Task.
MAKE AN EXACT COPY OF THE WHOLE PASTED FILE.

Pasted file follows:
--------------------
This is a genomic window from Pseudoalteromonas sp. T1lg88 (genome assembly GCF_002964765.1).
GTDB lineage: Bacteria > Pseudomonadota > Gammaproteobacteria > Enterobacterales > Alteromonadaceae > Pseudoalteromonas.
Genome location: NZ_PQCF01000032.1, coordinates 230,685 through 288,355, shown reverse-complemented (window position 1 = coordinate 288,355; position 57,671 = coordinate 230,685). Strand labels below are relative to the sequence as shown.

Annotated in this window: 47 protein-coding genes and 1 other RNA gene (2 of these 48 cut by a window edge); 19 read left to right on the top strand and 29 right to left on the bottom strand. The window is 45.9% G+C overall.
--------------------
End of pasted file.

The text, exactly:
This is a genomic window from Pseudoalteromonas sp. T1lg88 (genome assembly GCF_002964765.1).
GTDB lineage: Bacteria > Pseudomonadota > Gammaproteobacteria > Enterobacterales > Alteromonadaceae > Pseudoalteromonas.
Genome location: NZ_PQCF01000032.1, coordinates 230,685 through 288,355, shown reverse-complemented (window position 1 = coordinate 288,355; position 57,671 = coordinate 230,685). Strand labels below are relative to the sequence as shown.

Annotated in this window: 47 protein-coding genes and 1 other RNA gene (2 of these 48 cut by a window edge); 19 read left to right on the top strand and 29 right to left on the bottom strand. The window is 45.9% G+C overall.